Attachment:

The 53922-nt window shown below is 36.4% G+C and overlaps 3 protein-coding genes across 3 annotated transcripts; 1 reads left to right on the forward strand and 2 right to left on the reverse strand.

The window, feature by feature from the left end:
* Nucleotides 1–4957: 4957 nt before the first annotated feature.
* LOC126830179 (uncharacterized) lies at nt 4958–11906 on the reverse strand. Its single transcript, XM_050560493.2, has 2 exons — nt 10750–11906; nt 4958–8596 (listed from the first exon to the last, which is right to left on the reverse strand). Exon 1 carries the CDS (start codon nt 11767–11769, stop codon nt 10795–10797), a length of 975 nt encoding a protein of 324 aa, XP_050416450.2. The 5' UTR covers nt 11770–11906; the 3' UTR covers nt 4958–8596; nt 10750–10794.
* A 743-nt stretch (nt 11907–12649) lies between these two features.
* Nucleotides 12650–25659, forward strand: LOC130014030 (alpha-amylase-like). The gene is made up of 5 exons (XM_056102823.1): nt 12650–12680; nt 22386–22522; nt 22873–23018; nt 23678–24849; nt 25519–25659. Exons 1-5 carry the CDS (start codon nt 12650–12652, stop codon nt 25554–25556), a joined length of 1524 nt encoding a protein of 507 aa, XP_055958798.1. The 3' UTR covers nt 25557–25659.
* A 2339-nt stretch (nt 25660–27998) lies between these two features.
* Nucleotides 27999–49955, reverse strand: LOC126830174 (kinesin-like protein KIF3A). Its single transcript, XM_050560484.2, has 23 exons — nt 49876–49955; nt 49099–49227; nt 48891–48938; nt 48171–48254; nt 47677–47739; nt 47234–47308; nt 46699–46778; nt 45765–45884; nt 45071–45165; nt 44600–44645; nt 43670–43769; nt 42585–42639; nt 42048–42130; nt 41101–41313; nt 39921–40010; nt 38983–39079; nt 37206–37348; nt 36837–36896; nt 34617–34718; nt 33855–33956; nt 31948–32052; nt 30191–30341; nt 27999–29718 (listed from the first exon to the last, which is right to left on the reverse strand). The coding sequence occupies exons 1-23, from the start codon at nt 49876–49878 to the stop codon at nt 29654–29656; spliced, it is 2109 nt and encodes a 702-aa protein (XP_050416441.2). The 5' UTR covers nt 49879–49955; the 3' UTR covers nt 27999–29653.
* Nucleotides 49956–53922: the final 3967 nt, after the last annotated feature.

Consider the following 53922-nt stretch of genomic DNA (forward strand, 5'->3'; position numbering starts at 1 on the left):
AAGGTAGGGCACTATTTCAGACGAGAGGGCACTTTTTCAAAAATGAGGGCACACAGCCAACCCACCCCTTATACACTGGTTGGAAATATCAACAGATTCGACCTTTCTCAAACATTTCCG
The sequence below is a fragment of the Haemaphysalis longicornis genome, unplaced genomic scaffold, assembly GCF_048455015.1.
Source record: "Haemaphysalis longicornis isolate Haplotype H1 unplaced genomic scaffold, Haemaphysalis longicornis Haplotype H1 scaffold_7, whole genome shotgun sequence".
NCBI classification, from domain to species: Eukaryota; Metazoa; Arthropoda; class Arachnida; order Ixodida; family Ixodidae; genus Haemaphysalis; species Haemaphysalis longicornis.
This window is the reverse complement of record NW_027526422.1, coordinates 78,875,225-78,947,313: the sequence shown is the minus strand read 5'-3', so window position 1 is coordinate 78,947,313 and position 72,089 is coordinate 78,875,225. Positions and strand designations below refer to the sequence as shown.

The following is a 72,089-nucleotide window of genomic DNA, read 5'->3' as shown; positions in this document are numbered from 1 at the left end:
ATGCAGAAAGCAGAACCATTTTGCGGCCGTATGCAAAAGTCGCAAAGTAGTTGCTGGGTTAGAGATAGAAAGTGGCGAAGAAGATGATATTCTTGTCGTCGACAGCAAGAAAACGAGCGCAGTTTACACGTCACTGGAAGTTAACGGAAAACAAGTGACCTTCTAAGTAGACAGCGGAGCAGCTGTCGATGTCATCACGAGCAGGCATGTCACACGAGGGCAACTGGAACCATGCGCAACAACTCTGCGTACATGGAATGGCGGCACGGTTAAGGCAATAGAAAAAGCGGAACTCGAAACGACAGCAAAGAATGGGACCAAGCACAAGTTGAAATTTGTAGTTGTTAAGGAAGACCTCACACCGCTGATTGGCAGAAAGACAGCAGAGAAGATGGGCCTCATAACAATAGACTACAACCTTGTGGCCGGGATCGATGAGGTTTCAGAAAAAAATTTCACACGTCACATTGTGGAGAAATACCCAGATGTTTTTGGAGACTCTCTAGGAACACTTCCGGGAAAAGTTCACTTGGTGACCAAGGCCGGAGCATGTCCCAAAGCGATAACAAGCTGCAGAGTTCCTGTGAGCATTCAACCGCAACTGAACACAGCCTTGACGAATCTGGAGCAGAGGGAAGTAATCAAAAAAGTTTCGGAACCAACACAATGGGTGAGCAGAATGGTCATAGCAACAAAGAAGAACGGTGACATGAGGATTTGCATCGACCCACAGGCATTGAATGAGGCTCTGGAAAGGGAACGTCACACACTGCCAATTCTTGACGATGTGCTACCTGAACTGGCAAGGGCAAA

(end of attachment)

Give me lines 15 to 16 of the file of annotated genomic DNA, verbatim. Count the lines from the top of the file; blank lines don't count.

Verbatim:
This window is the reverse complement of record NW_027526422.1, coordinates 78,875,225-78,947,313: the sequence shown is the minus strand read 5'-3', so window position 1 is coordinate 78,947,313 and position 72,089 is coordinate 78,875,225. Positions and strand designations below refer to the sequence as shown.

The following is a 72,089-nucleotide window of genomic DNA, read 5'->3' as shown; positions in this document are numbered from 1 at the left end: